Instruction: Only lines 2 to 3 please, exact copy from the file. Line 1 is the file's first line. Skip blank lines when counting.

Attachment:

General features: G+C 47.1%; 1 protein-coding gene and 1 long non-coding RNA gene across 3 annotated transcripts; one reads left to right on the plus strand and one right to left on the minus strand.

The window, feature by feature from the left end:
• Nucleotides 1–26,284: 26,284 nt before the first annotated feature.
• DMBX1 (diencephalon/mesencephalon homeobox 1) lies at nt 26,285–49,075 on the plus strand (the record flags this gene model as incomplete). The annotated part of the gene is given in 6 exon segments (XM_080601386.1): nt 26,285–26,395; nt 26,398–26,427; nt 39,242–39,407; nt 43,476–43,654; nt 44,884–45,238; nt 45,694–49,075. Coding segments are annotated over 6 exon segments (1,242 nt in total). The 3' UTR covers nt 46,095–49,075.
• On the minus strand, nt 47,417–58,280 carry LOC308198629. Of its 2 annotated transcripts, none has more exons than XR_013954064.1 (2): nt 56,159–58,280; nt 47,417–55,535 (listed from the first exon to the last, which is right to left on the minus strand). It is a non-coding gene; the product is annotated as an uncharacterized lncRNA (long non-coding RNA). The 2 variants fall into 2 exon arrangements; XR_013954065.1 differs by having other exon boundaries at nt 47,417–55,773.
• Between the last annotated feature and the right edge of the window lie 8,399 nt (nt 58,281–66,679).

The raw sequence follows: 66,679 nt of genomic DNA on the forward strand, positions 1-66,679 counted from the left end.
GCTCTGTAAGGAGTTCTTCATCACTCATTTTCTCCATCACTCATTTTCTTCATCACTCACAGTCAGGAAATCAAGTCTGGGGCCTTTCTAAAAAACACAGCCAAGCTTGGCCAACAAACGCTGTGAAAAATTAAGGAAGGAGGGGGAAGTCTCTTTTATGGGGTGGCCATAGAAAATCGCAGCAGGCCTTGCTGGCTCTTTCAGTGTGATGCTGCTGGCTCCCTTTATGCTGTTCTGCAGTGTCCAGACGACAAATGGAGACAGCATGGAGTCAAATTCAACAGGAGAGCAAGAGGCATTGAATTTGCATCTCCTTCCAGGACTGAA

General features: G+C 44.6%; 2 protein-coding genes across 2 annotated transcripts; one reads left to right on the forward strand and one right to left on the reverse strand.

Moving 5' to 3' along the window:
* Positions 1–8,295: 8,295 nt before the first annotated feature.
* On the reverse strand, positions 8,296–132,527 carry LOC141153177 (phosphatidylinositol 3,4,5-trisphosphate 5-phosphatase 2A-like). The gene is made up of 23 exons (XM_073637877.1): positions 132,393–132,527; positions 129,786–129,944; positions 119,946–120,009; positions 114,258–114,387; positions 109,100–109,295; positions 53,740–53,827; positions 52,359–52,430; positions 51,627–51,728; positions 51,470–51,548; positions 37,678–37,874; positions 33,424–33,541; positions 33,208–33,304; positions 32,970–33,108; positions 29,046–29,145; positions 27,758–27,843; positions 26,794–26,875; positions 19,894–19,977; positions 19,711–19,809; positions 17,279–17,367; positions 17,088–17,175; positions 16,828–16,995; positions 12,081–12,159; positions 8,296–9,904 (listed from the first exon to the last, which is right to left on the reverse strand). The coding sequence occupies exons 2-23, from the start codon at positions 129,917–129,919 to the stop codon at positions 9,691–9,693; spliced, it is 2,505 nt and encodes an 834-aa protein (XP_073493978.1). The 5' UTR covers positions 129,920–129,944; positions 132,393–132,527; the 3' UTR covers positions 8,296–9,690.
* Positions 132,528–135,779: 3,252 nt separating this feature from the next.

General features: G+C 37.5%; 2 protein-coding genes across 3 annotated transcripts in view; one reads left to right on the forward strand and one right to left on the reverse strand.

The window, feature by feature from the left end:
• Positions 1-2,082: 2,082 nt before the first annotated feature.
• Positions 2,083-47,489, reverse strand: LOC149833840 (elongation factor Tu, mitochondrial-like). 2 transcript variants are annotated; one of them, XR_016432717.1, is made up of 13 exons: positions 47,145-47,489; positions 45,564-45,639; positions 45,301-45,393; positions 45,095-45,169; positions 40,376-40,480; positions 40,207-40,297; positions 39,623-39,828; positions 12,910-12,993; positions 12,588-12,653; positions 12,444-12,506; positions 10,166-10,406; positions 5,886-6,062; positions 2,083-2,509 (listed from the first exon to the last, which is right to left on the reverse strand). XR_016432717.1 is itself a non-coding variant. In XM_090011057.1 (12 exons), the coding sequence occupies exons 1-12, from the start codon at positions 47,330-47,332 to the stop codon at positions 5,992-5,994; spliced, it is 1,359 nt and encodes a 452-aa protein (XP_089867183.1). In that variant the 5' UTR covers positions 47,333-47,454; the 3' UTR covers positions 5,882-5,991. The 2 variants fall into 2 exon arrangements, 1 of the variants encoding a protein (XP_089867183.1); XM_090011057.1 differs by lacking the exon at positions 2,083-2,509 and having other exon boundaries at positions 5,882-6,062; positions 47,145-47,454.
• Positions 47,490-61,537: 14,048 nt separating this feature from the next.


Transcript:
The window, feature by feature from the left end:
• Nucleotides 1–26,284: 26,284 nt before the first annotated feature.